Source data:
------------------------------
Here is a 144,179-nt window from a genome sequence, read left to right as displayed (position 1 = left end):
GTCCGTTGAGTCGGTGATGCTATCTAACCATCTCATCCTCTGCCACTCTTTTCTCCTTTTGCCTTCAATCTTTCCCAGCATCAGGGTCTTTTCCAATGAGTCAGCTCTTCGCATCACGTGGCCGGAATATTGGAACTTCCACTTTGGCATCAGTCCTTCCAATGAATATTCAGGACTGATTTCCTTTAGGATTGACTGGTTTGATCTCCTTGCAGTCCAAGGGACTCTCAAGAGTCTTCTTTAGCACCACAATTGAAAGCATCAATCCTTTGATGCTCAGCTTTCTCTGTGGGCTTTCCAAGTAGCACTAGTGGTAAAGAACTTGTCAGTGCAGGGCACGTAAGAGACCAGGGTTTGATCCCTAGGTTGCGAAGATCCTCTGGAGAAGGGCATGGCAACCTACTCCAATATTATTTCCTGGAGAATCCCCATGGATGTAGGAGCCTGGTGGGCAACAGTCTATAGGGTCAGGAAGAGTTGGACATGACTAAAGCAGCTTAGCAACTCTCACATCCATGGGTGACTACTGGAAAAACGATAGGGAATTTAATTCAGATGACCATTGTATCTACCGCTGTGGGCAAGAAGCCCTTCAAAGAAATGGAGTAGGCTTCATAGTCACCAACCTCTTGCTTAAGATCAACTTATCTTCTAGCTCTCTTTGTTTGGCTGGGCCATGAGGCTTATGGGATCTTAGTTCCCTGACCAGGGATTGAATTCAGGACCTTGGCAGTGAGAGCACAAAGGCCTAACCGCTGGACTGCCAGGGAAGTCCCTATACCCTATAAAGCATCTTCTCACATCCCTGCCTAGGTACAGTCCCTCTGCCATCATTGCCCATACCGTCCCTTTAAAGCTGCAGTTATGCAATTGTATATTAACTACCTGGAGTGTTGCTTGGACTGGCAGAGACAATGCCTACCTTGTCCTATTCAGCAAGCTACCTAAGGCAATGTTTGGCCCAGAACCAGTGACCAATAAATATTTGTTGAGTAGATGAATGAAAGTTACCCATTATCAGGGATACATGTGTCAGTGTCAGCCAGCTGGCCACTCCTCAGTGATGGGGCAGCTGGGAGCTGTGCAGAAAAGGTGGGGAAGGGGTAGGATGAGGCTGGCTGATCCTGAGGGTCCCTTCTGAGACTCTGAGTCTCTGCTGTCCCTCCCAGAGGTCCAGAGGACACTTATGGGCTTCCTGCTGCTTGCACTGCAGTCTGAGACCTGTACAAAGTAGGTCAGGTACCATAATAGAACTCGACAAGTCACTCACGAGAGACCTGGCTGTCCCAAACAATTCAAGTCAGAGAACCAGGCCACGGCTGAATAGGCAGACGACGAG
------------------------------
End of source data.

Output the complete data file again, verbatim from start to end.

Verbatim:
Here is a 144,179-nt window from a genome sequence, read left to right as displayed (position 1 = left end):
GTCCGTTGAGTCGGTGATGCTATCTAACCATCTCATCCTCTGCCACTCTTTTCTCCTTTTGCCTTCAATCTTTCCCAGCATCAGGGTCTTTTCCAATGAGTCAGCTCTTCGCATCACGTGGCCGGAATATTGGAACTTCCACTTTGGCATCAGTCCTTCCAATGAATATTCAGGACTGATTTCCTTTAGGATTGACTGGTTTGATCTCCTTGCAGTCCAAGGGACTCTCAAGAGTCTTCTTTAGCACCACAATTGAAAGCATCAATCCTTTGATGCTCAGCTTTCTCTGTGGGCTTTCCAAGTAGCACTAGTGGTAAAGAACTTGTCAGTGCAGGGCACGTAAGAGACCAGGGTTTGATCCCTAGGTTGCGAAGATCCTCTGGAGAAGGGCATGGCAACCTACTCCAATATTATTTCCTGGAGAATCCCCATGGATGTAGGAGCCTGGTGGGCAACAGTCTATAGGGTCAGGAAGAGTTGGACATGACTAAAGCAGCTTAGCAACTCTCACATCCATGGGTGACTACTGGAAAAACGATAGGGAATTTAATTCAGATGACCATTGTATCTACCGCTGTGGGCAAGAAGCCCTTCAAAGAAATGGAGTAGGCTTCATAGTCACCAACCTCTTGCTTAAGATCAACTTATCTTCTAGCTCTCTTTGTTTGGCTGGGCCATGAGGCTTATGGGATCTTAGTTCCCTGACCAGGGATTGAATTCAGGACCTTGGCAGTGAGAGCACAAAGGCCTAACCGCTGGACTGCCAGGGAAGTCCCTATACCCTATAAAGCATCTTCTCACATCCCTGCCTAGGTACAGTCCCTCTGCCATCATTGCCCATACCGTCCCTTTAAAGCTGCAGTTATGCAATTGTATATTAACTACCTGGAGTGTTGCTTGGACTGGCAGAGACAATGCCTACCTTGTCCTATTCAGCAAGCTACCTAAGGCAATGTTTGGCCCAGAACCAGTGACCAATAAATATTTGTTGAGTAGATGAATGAAAGTTACCCATTATCAGGGATACATGTGTCAGTGTCAGCCAGCTGGCCACTCCTCAGTGATGGGGCAGCTGGGAGCTGTGCAGAAAAGGTGGGGAAGGGGTAGGATGAGGCTGGCTGATCCTGAGGGTCCCTTCTGAGACTCTGAGTCTCTGCTGTCCCTCCCAGAGGTCCAGAGGACACTTATGGGCTTCCTGCTGCTTGCACTGCAGTCTGAGACCTGTACAAAGTAGGTCAGGTACCATAATAGAACTCGACAAGTCACTCACGAGAGACCTGGCTGTCCCAAACAATTCAAGTCAGAGAACCAGGCCACGGCTGAATAGGCAGACGACGAG